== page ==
Plenary Assembly 7/19
Press Release concerning the Decision Annulling the Provision whereby Prohibition of Attachment is Applied with Retroactive Effect
The Constitutional Court, at its session dated 13 February 2019, found unconstitutional and annulled the phrase “…execution proceedings…” included in the second sentence of Provisional Article 12 § 2 of the Expropriation Law no. 2942, dated 4 November 1983, with regard to the phrase “…eleventh…” included in the first sentence of the same article (file no. E.2018/108).
In the impugned provision taking effect on 7 September 2016, it is set forth that the prohibition of enforcement shall apply, pursuant to Provisional Article 6 of the Expropriation Law, in execution proceedings that are still pending as of this date and falls within the scope of Article 12 of the Law. It is accordingly set out that in the execution proceedings initiated prior to the entry into force of the relevant provision for the collection of the debts and costs to be paid on account of the disputes falling within the scope of Article 12, properties, rights and receivables of the administration cannot be seized.
Grounds for the Requests for Annulment
In the petition, it is maintained in brief that the impugned provision, which has a retroactive effect, precludes execution of a final court decision forming a basis for the execution proceedings and eliminates acquired rights of the claimant, is in breach of the principles of legal stability and legal certainty and is therefore unconstitutional.
The Court’s Assessment
One of the universal principles required to be protected by the state of law is the principle of legal certainty, a common value which entails that legal norms be predictable; that individuals have confidence in the State in its all acts and actions; and that the State refrain from introducing legal arrangements that would impair such confidence.
In principle, legal certainty necessitates non-retroactive application of laws. Any legislative act that will invalidate legal consequences of the acts and actions that have been previously performed falls foul of the principle of legal certainty.
According to the impugned provision, the administrations’ properties, rights and receivables cannot be seized through execution proceedings, even if final, initiated for the collection of any debt −existence and amount of which were proven before 7 September 2016 and which falls under the right to property− prior to that date. Besides, the attachments levied are to be released.
In the present case, it has been observed that the provision taking effect after the initiation of the execution proceedings, having a retroactive effect and introducing a prohibition of attachment has obstructed, to a significant extent, the claimant’s ability to collect his receivables as well as execution of the court decision.
The provision, which extends the scope of implementation of Provisional Article 6 § 11 of Law no. 2942 and imposes a prohibition of attachment with respect to pending execution proceedings, intends to protect resources necessary for public services that are to be performed by administrations as well as to avoid any disruption likely to occur in public services. In this respect, it has been observed that the provision expected to make contributions to the continuous, well-ordered and systematic maintenance of social life imposes a restriction on the rights to property and to a fair trial for the pursuit of public interest. However, a restriction on these rights must not only pursue a public interest, but it must also be proportionate.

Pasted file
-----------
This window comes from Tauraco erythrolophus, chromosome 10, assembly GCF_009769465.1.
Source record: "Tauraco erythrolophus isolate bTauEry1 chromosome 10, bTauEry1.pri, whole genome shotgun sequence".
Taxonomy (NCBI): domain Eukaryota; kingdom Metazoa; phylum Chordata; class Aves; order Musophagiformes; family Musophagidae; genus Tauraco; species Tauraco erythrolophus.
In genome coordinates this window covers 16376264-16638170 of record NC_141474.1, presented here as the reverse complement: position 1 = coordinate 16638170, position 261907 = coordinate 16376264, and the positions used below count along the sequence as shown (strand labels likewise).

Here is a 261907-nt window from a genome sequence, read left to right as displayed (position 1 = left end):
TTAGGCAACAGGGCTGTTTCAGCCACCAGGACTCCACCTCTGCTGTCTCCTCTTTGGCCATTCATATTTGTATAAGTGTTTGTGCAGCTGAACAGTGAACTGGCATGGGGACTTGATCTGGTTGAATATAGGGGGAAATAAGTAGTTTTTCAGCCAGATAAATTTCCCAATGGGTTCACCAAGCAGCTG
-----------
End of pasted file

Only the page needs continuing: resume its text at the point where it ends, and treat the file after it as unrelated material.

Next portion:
As a rule, while it is possible that upon the finalization of the execution proceedings, a claimant can collect his receivables after the assets of the debtor -corresponding to the amount covering his debts- have been sold following their attachment, the impugned provision entering into force after the initiation of the execution proceedings has unpredictably taken away this right of the claimant. Deprivation of the owner of any guarantee due to the uncertainty about the execution of the decision and about the process whereby the receivables will be collected imposes an excessive burden on the owner. In this regard, it disturbs the fair balance between the public interest and personal interest to the detriment of the owner. Therefore, the contested provision is not proportionate to the aim sought to be achieved.
The impugned provision, which results in a disproportionate restriction on the rights to property and to a fair trial, also impairs the confidence in the State and violates the principle of legal certainty, as after the beginning of the collection process of the receivables, it obstructs to a great extent the execution of the decision due it its retroactive effect.
For the reasons explained above, the Court has annulled the impugned provision for being unconstitutional.
|This press release prepared by the General Secretariat intends to inform the public and has no binding effect.|